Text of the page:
To get a better understanding of this phenomenon, we probe the representations of MonoTrans. As existing probing datasets are only available in English, we train monolingual representations in non-English languages and transfer them to English. We probe representations from the resulting English models with the Word in Context (WiC; Pilehvar and Camacho-Collados, 2019), Stanford Contextual Word Similarity (SCWS; Huang et al., 2012), and the syntactic evaluation (Marvin and Linzen, 2018) datasets.
We provide details of our experimental setup in Appendix D and show a summary of our results in Table 4. The results indicate that monolingual semantic representations learned from non-English languages transfer to English to a degree. On WiC, models transferred from non-English languages are comparable with models trained on English. On SCWS, while there are more variations, models trained on other languages still perform surprisingly well. In contrast, we observe larger gaps in the syntactic evaluation dataset. This suggests that transferring syntactic abstractions is more challenging than semantic abstractions. We leave a more thorough investigation of whether joint multilingual pre-training reduces to learning a lexical-level alignment for future work.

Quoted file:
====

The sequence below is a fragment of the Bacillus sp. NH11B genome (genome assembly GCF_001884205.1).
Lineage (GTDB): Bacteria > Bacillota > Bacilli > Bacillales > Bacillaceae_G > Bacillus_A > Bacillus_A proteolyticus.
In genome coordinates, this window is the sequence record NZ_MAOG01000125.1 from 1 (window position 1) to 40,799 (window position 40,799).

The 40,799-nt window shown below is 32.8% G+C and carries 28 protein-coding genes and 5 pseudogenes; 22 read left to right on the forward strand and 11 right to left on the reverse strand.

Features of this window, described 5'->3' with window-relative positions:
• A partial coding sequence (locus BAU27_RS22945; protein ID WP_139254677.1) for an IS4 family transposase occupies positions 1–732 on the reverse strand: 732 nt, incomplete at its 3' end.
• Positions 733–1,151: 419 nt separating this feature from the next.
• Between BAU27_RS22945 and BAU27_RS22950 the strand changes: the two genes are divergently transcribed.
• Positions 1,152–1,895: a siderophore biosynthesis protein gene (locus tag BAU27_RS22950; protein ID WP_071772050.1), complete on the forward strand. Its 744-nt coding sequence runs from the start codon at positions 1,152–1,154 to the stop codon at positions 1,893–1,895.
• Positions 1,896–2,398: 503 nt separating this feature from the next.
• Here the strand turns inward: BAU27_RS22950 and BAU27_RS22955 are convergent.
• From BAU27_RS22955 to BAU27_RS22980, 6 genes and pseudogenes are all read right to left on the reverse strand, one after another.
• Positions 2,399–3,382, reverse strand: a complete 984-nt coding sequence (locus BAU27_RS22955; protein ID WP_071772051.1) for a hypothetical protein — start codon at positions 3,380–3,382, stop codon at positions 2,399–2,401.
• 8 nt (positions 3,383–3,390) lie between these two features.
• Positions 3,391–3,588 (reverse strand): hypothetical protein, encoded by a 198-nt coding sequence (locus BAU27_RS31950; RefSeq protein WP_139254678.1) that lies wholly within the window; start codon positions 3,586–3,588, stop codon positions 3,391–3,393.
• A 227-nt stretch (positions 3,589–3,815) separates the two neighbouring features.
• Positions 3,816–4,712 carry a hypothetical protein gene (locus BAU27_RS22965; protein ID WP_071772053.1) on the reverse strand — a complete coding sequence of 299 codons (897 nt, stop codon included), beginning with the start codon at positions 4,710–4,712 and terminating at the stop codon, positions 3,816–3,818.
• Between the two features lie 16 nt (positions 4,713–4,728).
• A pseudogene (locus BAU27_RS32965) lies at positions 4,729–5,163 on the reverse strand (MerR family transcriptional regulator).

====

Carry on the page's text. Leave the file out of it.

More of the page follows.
CLWE models—although similar in spirit to MonoTrans—are only competitive on the easiest and smallest task (MLDoc), and perform poorly on the more challenging ones (XNLI and XQuAD). While previous work has questioned evaluation methods in this research area (Glavaš et al., 2019; Artetxe et al., 2019), our results provide evidence that existing methods are not competitive in challenging downstream tasks and that mapping between two fixed embedding spaces may be overly restrictive. For that reason, we think that designing better integration techniques of CLWE to downstream models is an important future direction.
Humans learn continuously and accumulate knowledge throughout their lifetime. Existing multilingual models focus on the scenario where all training data for all languages is available in advance. The setting to transfer a monolingual model to other languages is suitable for the scenario where one needs to incorporate new languages into an existing model, while no longer having access to the original data. Our work provides an insight to design a multilingual lifelong learning model. Such a scenario is of significant practical interest, since models are often released without the data they were trained on.